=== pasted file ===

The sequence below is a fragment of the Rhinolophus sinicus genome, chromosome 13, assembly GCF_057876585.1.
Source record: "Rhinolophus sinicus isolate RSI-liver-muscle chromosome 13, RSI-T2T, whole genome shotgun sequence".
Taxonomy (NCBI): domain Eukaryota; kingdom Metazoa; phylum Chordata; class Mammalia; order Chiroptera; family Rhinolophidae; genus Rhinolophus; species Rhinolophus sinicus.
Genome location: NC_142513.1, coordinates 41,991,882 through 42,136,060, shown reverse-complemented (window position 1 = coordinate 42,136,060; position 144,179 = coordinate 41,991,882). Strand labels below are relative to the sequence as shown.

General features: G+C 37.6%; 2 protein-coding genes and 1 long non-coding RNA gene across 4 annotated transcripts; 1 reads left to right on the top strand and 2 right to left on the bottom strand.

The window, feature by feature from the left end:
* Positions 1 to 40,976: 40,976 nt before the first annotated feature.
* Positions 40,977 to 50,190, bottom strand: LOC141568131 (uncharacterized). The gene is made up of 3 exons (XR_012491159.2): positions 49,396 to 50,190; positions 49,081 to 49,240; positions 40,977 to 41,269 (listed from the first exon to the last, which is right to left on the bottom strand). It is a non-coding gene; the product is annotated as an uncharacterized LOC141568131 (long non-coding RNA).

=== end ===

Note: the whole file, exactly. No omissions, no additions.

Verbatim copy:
The sequence below is a fragment of the Rhinolophus sinicus genome, chromosome 13, assembly GCF_057876585.1.
Source record: "Rhinolophus sinicus isolate RSI-liver-muscle chromosome 13, RSI-T2T, whole genome shotgun sequence".
Taxonomy (NCBI): domain Eukaryota; kingdom Metazoa; phylum Chordata; class Mammalia; order Chiroptera; family Rhinolophidae; genus Rhinolophus; species Rhinolophus sinicus.
Genome location: NC_142513.1, coordinates 41,991,882 through 42,136,060, shown reverse-complemented (window position 1 = coordinate 42,136,060; position 144,179 = coordinate 41,991,882). Strand labels below are relative to the sequence as shown.

General features: G+C 37.6%; 2 protein-coding genes and 1 long non-coding RNA gene across 4 annotated transcripts; 1 reads left to right on the top strand and 2 right to left on the bottom strand.

The window, feature by feature from the left end:
* Positions 1 to 40,976: 40,976 nt before the first annotated feature.
* Positions 40,977 to 50,190, bottom strand: LOC141568131 (uncharacterized). The gene is made up of 3 exons (XR_012491159.2): positions 49,396 to 50,190; positions 49,081 to 49,240; positions 40,977 to 41,269 (listed from the first exon to the last, which is right to left on the bottom strand). It is a non-coding gene; the product is annotated as an uncharacterized LOC141568131 (long non-coding RNA).